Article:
Two Words, Mani-Pedi. I guess that is one word hyphenated. Perhaps, I should say, Manicure-Pedicure. Had, I heard that complete phrase years ago, I could have saved a lot of confusion. For years, I thought a Mani-Pedi was a male pedicure.
For the 99.7% of men out there that are more masculine than me, you might still be confused. I will oblige you with more found wisdom. A Mani-Pedi is the meticulous primping of one’s finger and toenails. Why am I thinking of such things today? Because I have a semi-permanent layer of black grease under my fingers right now, and it is glorious!
Everything I touch turns black. Soaps dispensers, sinks, decorative towels. None of these things have a chance. I am rarely accused of being mechanically inclined. But, when I dare to take the plunge, I feel different. Particularly, I feel closer to my dad.
My dad could fix anything. I swear he would break things just to put them back together. Kitchen appliances, electric panels, plumbing systems, even relationships. I am sure my shrink would have something to say about that. But, in the end, he would find a way to fix what was broken.
Growing up, most weekends my dad would have a car torn apart in our driveway (Garages were for sissies! Or people with more money than us). Like the time I accidentally cut most my sisters tongue off. True Story. Sadly, my sister couldn’t keep a secret, and my dad couldn’t fix it. Thankfully, our neighbor had a vehicle intact and could bring us all to the hospital. Crisis and permanent lisp averted.
At 16, my first car spent more time being repaired than driven. I remember its engine hanging from a makeshift engine hoist. Suspended from an old oak tree in our backyard. It was weeks before my dad finally broke down and agreed I could buy another hunk of junk.
You might think I was a willing participant in all this mechanical mayhem. Rolling up my sleeves and gleefully participating alongside my dad. But, nothing could be further from the truth. If GLEE had been a show back then, I would have been hiding in my closet watching it. My extent of mechanical knowledge was watching the Dukes of Hazzard on Friday Nights.
I was intimidated by fixing cars. I would tackle the occasional small engine lawnmower, motorcycle or bicycle. But, ask me to do more than swap a battery, change a tire or perform an oil change, and I would run to the hills. Not being mechanical was a sign of weak masculinity in the parts where I was raised. I was actually reared in New England. But, “parts” sounds so much more John Ford and John Wayne and so much more masculine. Don’t ya think?
This fear was the reason I spent the majority of my life leasing cars. I was determined not to give up my weekends covered in grease, under a hood making repairs. Both out of wanting to get out on adventures, and also because of pure intimidation.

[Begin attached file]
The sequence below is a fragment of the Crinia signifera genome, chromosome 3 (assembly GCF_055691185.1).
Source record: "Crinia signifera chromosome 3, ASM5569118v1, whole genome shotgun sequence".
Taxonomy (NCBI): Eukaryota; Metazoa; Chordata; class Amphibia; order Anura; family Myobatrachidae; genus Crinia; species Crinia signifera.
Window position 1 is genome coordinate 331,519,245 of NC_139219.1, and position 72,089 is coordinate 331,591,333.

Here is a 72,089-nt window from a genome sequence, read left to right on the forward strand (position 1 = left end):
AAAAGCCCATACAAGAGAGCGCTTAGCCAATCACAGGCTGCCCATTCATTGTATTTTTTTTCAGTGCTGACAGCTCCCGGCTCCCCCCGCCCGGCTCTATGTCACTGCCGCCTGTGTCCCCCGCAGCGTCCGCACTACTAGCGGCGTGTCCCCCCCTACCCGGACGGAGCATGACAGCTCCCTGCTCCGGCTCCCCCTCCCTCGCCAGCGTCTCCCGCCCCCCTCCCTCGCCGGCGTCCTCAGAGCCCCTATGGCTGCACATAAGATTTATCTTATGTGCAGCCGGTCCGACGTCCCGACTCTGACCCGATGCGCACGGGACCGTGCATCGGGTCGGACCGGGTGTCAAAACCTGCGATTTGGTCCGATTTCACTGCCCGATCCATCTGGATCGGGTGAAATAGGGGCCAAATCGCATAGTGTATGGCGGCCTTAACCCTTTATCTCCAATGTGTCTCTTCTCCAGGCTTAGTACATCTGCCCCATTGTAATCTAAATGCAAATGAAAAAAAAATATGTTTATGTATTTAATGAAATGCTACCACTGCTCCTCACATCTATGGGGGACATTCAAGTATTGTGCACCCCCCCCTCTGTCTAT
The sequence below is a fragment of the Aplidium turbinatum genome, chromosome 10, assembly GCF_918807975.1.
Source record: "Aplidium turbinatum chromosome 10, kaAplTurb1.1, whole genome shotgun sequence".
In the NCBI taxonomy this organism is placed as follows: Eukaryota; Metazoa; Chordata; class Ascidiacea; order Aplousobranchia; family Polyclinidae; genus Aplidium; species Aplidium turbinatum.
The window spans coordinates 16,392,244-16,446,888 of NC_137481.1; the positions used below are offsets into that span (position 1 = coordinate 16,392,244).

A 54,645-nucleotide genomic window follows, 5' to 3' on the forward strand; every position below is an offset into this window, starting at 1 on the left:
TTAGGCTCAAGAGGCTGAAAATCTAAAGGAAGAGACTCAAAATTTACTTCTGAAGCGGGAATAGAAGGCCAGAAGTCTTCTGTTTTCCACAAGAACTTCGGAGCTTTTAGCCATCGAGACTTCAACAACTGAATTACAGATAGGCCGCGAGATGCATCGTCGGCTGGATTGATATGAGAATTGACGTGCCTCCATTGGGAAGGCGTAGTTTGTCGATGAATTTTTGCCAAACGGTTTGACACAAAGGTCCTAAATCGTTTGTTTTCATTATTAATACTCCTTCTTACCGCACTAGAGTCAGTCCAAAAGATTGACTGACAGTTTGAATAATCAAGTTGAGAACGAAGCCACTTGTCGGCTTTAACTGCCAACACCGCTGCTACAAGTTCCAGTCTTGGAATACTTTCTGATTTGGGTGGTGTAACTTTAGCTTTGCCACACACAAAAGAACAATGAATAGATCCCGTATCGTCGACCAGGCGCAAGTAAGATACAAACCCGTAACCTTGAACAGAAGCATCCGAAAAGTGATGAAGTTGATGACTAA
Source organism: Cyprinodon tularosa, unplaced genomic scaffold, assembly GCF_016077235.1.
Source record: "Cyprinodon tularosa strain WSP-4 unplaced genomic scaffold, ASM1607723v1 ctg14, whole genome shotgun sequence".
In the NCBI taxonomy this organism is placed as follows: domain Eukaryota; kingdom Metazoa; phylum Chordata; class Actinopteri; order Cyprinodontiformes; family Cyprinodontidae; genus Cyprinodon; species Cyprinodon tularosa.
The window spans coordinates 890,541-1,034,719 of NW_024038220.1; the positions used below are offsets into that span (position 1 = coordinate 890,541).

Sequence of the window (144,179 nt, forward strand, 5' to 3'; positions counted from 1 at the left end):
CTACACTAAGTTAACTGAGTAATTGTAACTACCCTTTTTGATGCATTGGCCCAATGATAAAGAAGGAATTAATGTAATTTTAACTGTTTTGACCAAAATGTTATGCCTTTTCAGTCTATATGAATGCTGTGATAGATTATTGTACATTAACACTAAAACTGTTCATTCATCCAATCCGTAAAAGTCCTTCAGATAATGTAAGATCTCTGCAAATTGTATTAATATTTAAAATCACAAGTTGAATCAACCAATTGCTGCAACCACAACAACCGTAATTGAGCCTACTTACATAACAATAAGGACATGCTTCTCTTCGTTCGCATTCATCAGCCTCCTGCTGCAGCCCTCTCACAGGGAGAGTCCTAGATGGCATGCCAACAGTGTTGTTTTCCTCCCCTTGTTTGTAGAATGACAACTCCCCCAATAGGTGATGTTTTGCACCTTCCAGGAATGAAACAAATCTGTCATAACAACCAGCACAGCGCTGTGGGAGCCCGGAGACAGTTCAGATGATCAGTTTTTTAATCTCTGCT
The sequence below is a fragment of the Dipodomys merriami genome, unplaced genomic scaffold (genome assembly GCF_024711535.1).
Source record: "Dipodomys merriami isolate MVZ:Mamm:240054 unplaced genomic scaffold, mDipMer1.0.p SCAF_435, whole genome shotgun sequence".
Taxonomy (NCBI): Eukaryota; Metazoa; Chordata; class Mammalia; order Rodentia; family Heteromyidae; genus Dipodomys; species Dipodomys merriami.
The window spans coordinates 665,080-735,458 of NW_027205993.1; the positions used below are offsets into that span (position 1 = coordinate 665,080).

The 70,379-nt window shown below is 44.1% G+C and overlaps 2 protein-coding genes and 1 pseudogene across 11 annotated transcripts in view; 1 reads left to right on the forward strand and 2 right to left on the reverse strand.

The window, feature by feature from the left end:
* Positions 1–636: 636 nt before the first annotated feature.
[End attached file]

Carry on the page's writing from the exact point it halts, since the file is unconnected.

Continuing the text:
That was until about a year ago. It is also why this past weekend was so monumental. But, I am getting ahead of myself. I need to make a detour to explain myself.
In 2013 I road one of my dad’s motorcycles across the United States. Over two-month cross-country, off-road. Mid-trip I had to swap breaks in the middle of Moab, Utah. It was the single most manly thing I have ever and possibly will ever do.
Something changed in me that day. Sitting under the Utah sun, working on my motorcycle. Tourists were passing by in their fully functioning vehicles. Forget that I had ridden nearly 5,000 wooded solo miles to get here. I was changing breaks! I was ready for my man card.
When I arrived home, the motorcycle was in desperate needs of an overhaul. After the Utah experiences, and being that it was my dad’s, I felt obliged to try and repair it myself. I began the work in the winter of 2013. I completed it around the summer of 2016. Three years to do a 1-month job. But, I did it.
Well, sort of; my mechanical self-esteem was so low that I then paid a local shop to check all my work. Costing nearly the same in labor as if I had them do all the work for me. But, it was worth it. My confidence soared!
Jump ahead to 2018. This past weekend, my car presented me with an indicator light. The brake pads were in need of repair. A quick internet search showed such repairs could range from $200 – $800. I knew my car has disc brakes, not much different than a motorcycle. I decided to accept the challenge.
I watched three days’ worth of YouTube Videos. Ensured I had the proper tools. Then, re-watched all the videos again. Finally, I dipped in my toe, and “checked” the brakes. I figured I could still take the car somewhere if I got too intimidated. As I progressed it became clear to me, I could handle the job. But, first I re-watched the YouTube Videos again. Plus, several reruns of Craig Ferguson and a few cat videos to calm my nerves. Before I knew it, parts were off, and I was covered in grease.
It was then that my wife reminded me that I needed to take our daughter and her friends to her birthday party. I looked at the car. Jacked up with parts lying around it. This challenge was no severed tongue, but it was important. I mustered all my strength. Completed the repair. Tested the car and was off!
Ordinarily, I try to clean up before going out. Sweats are never an option. Not even the fancy ones that display juicy, across the derriere. But, today, fashion be damned! I was dirty. I was Greasy. I was Manly. I looked like a cowboy who had wrestled a bull and won. I was a mechanic!
If you believe in the work we are doing here at The Good Men Project, please join like-minded individuals in The Good Men Project Premium Community.
The Good Men Project is an Amazon.com affiliate. If you shop via THIS LINK, we will get a small commission and you will be supporting our Mission while still getting the quality products you would have purchased, anyway! Thank you for your continued support!
Photo: Getty Images